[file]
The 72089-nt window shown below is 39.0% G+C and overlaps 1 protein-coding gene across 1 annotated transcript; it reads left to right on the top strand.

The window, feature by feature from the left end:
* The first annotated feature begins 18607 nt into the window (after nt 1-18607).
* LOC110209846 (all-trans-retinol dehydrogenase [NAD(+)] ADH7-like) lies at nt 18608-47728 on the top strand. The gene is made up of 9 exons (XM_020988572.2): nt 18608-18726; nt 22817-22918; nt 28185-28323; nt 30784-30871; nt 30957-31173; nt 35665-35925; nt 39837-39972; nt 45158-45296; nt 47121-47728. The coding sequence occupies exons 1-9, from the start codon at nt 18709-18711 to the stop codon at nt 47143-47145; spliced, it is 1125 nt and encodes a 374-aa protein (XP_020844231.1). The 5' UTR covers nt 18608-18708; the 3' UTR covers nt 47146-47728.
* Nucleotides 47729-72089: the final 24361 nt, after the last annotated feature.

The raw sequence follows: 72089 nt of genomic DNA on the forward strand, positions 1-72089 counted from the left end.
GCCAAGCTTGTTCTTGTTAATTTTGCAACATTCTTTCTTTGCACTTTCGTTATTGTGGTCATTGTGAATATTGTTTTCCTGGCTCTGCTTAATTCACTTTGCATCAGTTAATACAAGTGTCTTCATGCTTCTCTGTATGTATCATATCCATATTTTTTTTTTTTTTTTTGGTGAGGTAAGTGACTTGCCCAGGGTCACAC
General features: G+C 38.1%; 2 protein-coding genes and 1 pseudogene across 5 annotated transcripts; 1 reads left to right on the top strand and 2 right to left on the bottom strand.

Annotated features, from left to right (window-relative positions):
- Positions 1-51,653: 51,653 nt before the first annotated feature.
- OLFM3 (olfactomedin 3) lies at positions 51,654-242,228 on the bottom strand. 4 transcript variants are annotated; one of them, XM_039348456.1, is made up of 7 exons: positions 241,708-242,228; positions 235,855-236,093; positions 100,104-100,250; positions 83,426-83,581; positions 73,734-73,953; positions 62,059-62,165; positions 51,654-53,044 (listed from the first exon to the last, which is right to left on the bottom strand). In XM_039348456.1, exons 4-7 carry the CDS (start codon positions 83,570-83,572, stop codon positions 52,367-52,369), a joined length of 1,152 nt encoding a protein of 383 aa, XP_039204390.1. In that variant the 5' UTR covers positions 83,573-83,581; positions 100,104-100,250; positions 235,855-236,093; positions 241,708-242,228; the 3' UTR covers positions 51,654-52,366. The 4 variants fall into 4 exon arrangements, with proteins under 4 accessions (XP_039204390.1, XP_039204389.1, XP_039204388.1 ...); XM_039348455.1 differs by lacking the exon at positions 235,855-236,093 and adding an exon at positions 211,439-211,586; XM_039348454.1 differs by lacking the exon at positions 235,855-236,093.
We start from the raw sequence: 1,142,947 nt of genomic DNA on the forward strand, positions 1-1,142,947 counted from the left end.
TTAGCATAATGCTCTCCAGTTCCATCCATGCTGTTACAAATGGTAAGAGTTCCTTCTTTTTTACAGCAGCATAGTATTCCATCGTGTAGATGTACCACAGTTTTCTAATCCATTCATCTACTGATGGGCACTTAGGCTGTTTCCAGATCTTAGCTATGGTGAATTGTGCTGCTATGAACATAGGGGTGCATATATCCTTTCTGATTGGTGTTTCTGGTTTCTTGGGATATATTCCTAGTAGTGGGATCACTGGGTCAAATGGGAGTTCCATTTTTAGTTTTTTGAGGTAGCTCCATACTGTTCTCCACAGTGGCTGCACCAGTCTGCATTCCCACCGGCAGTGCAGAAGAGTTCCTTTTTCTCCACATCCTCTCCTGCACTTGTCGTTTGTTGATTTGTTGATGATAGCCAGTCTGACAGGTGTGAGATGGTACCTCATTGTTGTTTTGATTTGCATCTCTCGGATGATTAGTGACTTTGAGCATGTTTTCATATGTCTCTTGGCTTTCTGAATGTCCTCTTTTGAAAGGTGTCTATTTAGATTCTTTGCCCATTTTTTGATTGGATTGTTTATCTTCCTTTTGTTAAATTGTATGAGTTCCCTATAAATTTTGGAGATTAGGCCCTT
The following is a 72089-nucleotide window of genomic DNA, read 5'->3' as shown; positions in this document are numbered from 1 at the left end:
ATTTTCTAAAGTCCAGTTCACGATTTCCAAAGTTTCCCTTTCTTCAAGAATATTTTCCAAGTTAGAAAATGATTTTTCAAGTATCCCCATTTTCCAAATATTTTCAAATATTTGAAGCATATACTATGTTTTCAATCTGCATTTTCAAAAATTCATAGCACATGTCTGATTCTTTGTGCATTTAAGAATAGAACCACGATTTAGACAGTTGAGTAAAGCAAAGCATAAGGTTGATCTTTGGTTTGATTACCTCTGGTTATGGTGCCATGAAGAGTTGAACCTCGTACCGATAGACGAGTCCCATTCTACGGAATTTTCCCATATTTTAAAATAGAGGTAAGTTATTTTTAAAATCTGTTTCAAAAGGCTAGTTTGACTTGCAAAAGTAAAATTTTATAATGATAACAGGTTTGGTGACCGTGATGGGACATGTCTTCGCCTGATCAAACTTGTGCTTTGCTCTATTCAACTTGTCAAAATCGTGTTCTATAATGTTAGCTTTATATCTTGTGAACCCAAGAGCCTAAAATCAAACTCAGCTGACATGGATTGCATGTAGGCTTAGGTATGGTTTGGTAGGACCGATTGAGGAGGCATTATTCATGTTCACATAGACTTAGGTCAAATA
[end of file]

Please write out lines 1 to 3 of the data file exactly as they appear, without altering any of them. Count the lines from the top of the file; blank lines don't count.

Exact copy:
The 72089-nt window shown below is 39.0% G+C and overlaps 1 protein-coding gene across 1 annotated transcript; it reads left to right on the top strand.

The window, feature by feature from the left end:
* The first annotated feature begins 18607 nt into the window (after nt 1-18607).